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Martin Luther King Day is upon us, again, and me without a card or anything….

See, that’s the problem. There’s no upside for a white guy to talk about race. It’s all risk and no reward. At worst, you end up making some inadvertent slip and lose your job.

At best? You’re still a white guy commenting on race. What could you say that would possibly matter? Why bother? “Sorry, not my table. Mary will be serving you today….”

So … nothing about race here. Just another regular, not-about-race column. The 1958 UN Law of the Sea conference; how many Chicagoans understand its implications …?

Oh, hell, in a for a dime, in for a dollar.

OPINION

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I was walking my cute little dog through the lily-white suburb of Northbrook (black population, 0.6 percent) thinking about race Friday morning. What to say? There are more black people on the Metra Milwaukee North line in recent years? A good sign! There used to be none, and now there are some. And in the street — a black kid on his bicycle. A black guy living on the next block. We’ve stopped together on the corner of Shermer and Walters, across from the train station, and I’ve looked at him, expectantly, but he never looks at me. So whatever hale, awkward white guy greeting I would blurt out just curdles in my mouth. “Welcome to suburbia, black person! Allow me to vent my innocent white guy goodwill upon you!”

Better that he doesn’t look up. Besides, I wouldn’t dare spin that as progress. Not with videos of cops shooting black people emerging with such regularity it might as well be a new TV series. “Gunned Down!” Seeing progress in my neck of the woods is like saying, “Hey, Jimmy Butler makes $19 million a year! So what are you talking about, economic discrepancies?”

The truth is, Jimmy Butler’s salary included, the median income for a black family is 60 percent that of a white family. Their average net worth is $5,000, about 1/20th of the median white family’s.

The sticking point is: “Why?” The common if rarely stated white perspective is: because they’re bad people, waving off the advantages that life showers on them, listening to their rap, not putting their shoulders to the grindstone and doing the hard honest work that we hard-working, honest white folks do automatically.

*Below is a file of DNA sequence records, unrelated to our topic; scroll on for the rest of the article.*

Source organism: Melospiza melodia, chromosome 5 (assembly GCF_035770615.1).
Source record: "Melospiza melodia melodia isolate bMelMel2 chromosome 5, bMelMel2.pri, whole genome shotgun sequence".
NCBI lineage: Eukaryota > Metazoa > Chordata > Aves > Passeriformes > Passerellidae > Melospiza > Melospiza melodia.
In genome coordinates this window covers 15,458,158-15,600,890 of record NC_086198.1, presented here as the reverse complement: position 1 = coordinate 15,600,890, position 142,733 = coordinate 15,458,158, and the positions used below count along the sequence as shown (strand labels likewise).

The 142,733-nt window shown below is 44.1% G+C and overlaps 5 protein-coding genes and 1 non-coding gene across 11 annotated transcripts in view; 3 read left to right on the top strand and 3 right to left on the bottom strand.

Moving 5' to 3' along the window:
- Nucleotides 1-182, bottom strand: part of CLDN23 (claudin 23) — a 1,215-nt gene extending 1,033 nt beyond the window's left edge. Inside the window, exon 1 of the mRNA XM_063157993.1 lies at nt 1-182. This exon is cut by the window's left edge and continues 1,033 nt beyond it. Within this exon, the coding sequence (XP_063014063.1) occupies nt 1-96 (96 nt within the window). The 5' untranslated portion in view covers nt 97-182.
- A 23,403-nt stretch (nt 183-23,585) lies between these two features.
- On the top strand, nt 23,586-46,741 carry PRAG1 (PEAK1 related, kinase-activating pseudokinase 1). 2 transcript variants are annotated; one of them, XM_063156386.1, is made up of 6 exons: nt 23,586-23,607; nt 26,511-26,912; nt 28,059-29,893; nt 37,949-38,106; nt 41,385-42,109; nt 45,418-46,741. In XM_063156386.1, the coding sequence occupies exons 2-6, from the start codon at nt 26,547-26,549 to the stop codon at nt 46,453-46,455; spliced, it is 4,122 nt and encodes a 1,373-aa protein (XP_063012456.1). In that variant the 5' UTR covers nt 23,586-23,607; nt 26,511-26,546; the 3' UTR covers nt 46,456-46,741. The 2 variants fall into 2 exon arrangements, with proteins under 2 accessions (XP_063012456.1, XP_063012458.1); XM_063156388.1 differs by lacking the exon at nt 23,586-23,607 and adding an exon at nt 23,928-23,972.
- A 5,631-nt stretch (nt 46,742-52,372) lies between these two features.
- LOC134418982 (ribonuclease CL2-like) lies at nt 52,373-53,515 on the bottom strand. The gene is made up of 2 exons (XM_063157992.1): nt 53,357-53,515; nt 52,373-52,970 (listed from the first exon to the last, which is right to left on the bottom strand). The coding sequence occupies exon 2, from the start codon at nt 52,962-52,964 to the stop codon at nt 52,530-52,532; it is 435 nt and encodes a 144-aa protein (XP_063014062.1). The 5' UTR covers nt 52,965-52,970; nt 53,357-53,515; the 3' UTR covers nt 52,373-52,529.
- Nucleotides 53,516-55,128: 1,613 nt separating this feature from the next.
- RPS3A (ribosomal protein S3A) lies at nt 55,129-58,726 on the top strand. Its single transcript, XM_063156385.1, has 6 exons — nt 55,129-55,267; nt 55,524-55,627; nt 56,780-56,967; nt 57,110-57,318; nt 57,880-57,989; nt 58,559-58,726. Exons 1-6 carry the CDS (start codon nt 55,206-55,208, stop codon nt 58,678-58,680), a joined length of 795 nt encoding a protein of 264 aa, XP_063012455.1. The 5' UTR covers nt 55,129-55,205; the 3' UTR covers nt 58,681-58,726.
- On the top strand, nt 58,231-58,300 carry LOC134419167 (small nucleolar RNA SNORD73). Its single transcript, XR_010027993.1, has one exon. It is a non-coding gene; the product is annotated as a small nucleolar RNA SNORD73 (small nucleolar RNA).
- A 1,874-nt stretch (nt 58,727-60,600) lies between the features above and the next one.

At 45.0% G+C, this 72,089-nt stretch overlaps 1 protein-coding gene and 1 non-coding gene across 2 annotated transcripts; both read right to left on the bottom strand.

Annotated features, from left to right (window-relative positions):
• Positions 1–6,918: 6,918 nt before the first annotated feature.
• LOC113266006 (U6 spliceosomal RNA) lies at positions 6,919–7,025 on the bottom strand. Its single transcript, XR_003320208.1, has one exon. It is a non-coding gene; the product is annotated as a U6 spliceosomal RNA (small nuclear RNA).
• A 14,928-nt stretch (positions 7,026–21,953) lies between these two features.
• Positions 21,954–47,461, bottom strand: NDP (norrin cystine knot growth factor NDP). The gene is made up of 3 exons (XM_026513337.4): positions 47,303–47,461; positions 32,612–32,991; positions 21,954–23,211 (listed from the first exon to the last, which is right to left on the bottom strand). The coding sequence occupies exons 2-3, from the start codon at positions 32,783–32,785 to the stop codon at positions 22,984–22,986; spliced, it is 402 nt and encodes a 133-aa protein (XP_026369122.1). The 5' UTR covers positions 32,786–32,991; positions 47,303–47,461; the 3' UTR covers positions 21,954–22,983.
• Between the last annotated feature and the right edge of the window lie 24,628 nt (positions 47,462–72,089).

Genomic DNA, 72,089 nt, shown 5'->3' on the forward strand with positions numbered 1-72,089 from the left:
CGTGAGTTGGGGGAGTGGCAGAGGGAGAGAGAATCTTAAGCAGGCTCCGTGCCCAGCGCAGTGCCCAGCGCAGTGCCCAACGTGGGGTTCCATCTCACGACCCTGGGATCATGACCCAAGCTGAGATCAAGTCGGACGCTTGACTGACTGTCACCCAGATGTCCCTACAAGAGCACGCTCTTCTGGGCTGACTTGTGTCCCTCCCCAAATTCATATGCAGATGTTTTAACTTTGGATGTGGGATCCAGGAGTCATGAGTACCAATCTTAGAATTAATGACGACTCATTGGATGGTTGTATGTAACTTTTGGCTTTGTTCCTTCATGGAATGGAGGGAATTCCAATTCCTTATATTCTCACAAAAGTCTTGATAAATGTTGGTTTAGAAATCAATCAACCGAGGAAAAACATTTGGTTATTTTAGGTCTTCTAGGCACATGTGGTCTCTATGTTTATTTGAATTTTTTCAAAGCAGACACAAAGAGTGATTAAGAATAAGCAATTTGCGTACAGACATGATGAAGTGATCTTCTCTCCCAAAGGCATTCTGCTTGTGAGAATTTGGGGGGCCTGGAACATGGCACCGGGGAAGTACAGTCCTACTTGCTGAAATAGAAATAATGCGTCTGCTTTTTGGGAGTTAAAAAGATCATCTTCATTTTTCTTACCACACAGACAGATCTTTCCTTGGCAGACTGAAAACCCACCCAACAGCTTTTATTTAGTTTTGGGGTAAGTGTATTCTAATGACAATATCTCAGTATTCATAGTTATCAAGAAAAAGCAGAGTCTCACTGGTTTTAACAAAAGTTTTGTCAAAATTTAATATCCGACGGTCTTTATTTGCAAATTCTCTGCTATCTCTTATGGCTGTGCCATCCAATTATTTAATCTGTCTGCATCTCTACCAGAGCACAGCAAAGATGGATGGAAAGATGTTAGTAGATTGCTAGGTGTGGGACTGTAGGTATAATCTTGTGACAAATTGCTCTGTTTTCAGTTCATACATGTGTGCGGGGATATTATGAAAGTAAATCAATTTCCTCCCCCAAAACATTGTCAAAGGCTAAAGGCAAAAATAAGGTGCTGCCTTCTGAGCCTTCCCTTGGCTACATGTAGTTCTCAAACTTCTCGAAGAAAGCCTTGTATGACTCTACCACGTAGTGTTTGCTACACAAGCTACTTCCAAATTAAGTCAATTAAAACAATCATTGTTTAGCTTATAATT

I should hasten to point out, that is not my perspective. I do not believe it. Biologically, people are the same. So back to “Why?” Why does my boy sit under a lotus tree reading poetry in French while black kids his age who grew up 30 miles southeast slump in beige DOC scrubs in Cook County Jail tattooing each others’ necks? Poor choices on their part? Should have checked off the box by “private college in California” instead of “private cell, 26th and California”?

No. The economic system put in place long ago haunts us still. The real chains are gone. The virtual chains when it comes to health care, education, jobs, savings, the legal system, are strong and self-perpetuating. If you want to see how history carries down to this day, consider this: most African-Americans, 55 percent, live in the South. Still, despite the Great Migration. Why? Because that is where their ancestors were brought as slaves. Mississippi is 38 percent African American. Illinois is 15 percent.

Lots of white folks see those videos and don’t see a teen being killed for the crime of running from a cop. They think: “you know, if you stopped and bowed your head and mumbled apologies instead of fleeing, maybe the nice officer wouldn’t be obligated to shoot you.” Think I’m exaggerating?  “How about reminding protesters that Laquan would be alive today if he obeyed the law and stopped running away?” nice Mrs. G. writes, including her full name, Palos Hills address and email. “How else could an officer stop him except to shoot to protect the community from a possible criminal on the loose?”

Consider it done, Mrs. G., and thanks for the perfect summary of how whites view their black fellow citizens on Martin Luther King Day 2016: “Possible criminals on the loose.”

I don’t want to end on that note. I am an optimist by nature, another white privilege. There is a lovely poem by Lucille Clifton that ends:

come celebrate

with me that everyday

something has tried to kill me

and has failed.

The United States is 13.6 percent black. And despite all our unimaginably awful history and stuck-in-trouble present, the miracle of Martin Luther King, American hero, remains, pointing the way.

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